Japanese Dishes, glocal Flavours
Nanban means 'southern barbarian,' a Japanese word used many centuries ago to refer to Europeans: 'southern,' because they arrived in the south of Japan having travelled via the South China Sea, and 'barbarian,' because, well, they were barbaric by Japanese standards! We began as a pop-up restaurant in 2012, serving Japanese food of foreign origin, mainly specialties local to Kyushu, Japan's southernmost island. When we moved into our first permanent premises in Brixton in 2015, we began incorporating ingredients from Brixton Market into our cooking, creating a Kyushu-Brixton fusion menu that featured flavours from the Caribbean, West Africa, Latin America, South Asia, Southeast Asia, the Middle East, and more. We probably use more Scotch bonnet chillies than any other Japanese restaurant in the world.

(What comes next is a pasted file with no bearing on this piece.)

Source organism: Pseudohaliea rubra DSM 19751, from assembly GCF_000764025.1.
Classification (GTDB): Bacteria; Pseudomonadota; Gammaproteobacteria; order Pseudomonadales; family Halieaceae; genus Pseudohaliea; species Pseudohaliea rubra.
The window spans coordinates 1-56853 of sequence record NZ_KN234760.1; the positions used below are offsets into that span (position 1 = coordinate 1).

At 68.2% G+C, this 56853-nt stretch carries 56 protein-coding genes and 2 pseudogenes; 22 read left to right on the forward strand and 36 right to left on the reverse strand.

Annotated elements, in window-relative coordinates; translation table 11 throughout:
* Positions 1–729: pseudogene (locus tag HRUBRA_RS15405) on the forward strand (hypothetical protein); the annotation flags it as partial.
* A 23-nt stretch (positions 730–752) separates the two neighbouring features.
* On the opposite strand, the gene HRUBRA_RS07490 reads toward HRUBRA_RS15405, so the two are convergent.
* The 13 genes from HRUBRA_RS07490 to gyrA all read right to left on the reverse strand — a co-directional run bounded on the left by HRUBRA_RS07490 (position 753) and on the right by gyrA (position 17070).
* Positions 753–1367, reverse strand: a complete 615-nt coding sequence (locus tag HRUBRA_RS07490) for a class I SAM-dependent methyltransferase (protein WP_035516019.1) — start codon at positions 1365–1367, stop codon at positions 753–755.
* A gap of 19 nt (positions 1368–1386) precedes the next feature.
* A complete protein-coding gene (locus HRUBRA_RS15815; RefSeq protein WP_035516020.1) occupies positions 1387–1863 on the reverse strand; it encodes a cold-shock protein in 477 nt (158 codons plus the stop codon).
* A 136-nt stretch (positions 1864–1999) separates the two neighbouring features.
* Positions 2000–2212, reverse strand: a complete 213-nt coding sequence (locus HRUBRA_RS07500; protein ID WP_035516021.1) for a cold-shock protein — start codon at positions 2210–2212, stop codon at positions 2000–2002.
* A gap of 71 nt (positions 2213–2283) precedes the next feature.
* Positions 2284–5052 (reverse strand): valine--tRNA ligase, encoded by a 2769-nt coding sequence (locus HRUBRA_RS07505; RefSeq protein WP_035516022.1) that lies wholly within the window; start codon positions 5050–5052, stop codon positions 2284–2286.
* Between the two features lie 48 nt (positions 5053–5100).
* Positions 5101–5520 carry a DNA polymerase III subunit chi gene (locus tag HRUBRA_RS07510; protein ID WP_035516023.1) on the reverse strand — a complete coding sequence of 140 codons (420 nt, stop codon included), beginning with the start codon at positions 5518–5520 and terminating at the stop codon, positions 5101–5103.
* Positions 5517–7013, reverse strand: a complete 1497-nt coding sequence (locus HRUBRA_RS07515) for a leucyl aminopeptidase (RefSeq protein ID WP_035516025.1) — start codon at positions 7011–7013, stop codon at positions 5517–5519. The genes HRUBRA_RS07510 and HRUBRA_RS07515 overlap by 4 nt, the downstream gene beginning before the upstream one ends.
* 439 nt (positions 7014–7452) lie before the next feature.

Nanban was founded by Chef Tim Anderson, who studied Japanese food for nearly two decades before opening his first restaurant. He began cooking Japanese food as a teenager, and went on to study Japanese culinary history at university, receiving a grant in 2005 to research Japanese regional food culture. He would later go on to live in Kyushu for two years to further develop his knowledge of Japanese gastronomy before relocating to London in 2008. He then won MasterChef in 2011, and has since published four books on Japanese cookery, covering regional specialities, Japanese home cooking, and vegan Japanese food.